In California, a real estate license is required when participating in a majority of business opportunity transactions, such as listing, selling, transferring, or leasing on behalf of others. The transaction of a business opportunity is complex. It often requires an agent that is highly specialized in business opportunity transactions to understand the requirements and disclosures involved in this kind of legal matter.
In some rare cases, however, there are exceptions. Security dealers or brokers can participate in certain mergers and acquisitions without needing a real estate license. Understanding what is included in a business opportunity transaction and the definitions of these elements may make a business opportunity transaction a little less daunting.
How are business opportunities defined?
According to the State of California Department of Real Estate, a business opportunity is the sale or lease of an existing business operation or opportunity. Under the umbrella of a business opportunity, the transfer of several elements of that business opportunity must be satisfied. Components of the business, such as business personal property, real property, stock-in-trade, fixtures, and goodwill, all need to be transferred from one party to another while adhering to the Uniform Commercial Code, California Revenue & Tax Code, California Business & Professions Code and the California Corporations Code.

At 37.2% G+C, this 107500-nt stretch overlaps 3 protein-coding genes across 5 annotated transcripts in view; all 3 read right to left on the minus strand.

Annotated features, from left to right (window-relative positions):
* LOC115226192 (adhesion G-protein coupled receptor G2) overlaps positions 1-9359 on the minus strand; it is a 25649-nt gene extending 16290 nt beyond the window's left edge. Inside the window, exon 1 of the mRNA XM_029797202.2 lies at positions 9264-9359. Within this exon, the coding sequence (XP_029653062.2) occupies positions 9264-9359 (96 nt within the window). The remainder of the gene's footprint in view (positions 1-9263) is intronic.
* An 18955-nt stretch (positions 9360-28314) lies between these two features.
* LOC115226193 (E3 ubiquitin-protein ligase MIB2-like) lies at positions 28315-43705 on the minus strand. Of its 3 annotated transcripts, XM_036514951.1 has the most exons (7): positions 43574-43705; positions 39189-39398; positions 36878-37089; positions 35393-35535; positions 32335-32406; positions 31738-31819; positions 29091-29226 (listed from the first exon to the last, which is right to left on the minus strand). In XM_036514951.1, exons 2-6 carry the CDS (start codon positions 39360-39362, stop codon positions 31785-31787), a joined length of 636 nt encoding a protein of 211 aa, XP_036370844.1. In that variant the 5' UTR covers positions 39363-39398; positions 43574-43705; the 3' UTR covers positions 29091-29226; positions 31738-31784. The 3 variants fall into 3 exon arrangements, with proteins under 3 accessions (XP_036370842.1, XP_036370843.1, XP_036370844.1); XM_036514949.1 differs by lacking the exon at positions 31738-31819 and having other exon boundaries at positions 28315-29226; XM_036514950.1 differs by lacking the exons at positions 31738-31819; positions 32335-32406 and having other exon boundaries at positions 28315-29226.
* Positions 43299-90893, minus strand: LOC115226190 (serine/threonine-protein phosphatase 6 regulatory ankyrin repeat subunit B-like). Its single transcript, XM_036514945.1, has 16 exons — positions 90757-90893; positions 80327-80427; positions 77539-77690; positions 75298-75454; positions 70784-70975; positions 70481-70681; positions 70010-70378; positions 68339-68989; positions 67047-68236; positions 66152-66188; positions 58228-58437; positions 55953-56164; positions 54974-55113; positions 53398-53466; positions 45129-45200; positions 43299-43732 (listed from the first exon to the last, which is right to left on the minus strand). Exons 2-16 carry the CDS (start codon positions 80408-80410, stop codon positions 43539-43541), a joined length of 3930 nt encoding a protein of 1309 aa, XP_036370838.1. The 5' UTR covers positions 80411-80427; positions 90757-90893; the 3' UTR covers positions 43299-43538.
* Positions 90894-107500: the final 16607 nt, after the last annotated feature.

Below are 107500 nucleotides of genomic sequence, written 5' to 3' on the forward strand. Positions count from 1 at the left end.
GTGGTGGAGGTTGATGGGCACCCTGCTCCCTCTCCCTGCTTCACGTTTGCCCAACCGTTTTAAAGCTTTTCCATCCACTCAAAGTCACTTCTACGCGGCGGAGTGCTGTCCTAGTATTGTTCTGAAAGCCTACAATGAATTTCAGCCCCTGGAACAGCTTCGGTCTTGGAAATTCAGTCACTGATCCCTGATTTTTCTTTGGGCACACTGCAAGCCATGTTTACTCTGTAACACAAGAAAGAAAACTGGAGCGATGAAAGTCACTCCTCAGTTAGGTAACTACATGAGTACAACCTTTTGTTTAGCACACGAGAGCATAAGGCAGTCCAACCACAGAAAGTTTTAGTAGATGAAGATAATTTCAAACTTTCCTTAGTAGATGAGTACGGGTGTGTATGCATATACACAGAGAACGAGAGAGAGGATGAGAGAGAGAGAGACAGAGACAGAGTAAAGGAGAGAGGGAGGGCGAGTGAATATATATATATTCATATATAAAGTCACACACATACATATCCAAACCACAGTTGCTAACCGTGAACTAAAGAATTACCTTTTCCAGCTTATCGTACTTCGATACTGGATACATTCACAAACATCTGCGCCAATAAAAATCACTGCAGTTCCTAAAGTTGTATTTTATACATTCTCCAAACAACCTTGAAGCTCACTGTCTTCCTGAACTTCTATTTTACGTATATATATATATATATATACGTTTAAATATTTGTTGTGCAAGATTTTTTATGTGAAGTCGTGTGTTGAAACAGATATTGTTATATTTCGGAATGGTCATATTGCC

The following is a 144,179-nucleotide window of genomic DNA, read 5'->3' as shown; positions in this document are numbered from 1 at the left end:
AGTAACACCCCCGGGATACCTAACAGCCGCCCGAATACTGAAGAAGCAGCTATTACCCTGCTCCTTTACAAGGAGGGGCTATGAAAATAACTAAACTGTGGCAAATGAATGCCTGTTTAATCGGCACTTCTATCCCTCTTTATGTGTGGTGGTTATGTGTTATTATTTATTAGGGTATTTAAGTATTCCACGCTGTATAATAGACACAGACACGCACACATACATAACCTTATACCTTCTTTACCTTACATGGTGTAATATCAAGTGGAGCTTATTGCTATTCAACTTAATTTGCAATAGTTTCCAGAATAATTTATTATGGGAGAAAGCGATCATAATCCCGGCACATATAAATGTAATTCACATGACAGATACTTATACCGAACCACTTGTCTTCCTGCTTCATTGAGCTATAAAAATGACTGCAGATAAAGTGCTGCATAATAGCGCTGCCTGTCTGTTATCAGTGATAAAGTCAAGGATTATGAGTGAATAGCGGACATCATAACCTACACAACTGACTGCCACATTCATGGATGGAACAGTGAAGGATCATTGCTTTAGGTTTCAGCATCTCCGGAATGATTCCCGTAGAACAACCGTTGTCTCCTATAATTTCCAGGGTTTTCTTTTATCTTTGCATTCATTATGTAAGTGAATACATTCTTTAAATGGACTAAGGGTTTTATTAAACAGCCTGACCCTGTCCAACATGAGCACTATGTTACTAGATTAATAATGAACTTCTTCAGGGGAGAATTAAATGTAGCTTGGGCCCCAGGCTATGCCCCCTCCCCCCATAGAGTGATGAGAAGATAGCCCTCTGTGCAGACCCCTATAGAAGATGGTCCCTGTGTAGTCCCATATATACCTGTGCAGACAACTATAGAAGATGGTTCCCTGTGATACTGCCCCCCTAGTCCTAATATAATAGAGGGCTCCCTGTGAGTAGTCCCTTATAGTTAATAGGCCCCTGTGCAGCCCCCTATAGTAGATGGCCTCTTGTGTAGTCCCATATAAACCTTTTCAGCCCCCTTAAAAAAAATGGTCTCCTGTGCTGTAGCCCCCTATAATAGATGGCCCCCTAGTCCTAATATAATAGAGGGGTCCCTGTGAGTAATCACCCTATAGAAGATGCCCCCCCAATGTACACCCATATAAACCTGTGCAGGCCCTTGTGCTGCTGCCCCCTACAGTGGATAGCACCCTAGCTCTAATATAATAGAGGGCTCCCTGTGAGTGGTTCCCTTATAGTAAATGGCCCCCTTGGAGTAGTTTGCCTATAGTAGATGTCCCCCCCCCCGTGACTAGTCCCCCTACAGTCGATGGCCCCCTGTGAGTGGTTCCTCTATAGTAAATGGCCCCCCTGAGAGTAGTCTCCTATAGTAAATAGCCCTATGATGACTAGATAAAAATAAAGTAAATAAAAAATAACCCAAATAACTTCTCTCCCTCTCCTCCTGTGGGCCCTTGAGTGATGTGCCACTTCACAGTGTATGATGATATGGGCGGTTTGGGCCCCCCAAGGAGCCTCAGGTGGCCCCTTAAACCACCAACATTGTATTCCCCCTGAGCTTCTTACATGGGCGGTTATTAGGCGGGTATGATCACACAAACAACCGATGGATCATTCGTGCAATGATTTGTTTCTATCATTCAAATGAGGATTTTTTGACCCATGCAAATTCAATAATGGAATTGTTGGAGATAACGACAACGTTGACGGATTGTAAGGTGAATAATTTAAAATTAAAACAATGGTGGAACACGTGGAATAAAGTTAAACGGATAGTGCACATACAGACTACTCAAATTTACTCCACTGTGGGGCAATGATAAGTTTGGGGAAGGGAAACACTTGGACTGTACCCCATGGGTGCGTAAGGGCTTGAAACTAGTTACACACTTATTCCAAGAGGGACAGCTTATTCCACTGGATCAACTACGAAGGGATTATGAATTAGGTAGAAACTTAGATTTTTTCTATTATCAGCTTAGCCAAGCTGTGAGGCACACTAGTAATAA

Business personal property
A business can own property that is included in a business opportunity transaction. Business personal property can include items like computers, machinery, office supplies, and furniture. Business personal property includes any items needed for the operation of the business except for the building that houses this property.
This property includes land and buildings. In a business opportunity transaction, if real property and business personal property are transferred from one party to another, a separate and simultaneous transaction is typically completed.
This property is any inventory or goods on the premises for trade. Before transferring these goods, the State Board of Equalization must be notified to obtain a certificate of tax clearance and a seller’s permit.
These are intangible assets that contribute to the overall valuation of the business. Some examples of goodwill assets are:
- Brand name and recognition of the business
- Good customer relationships generated by the business
- The website and domain name of the business
- Copyrights, trademarks, and patents held by the business
- Licenses and permits held by the business
- The expectation of future economic benefits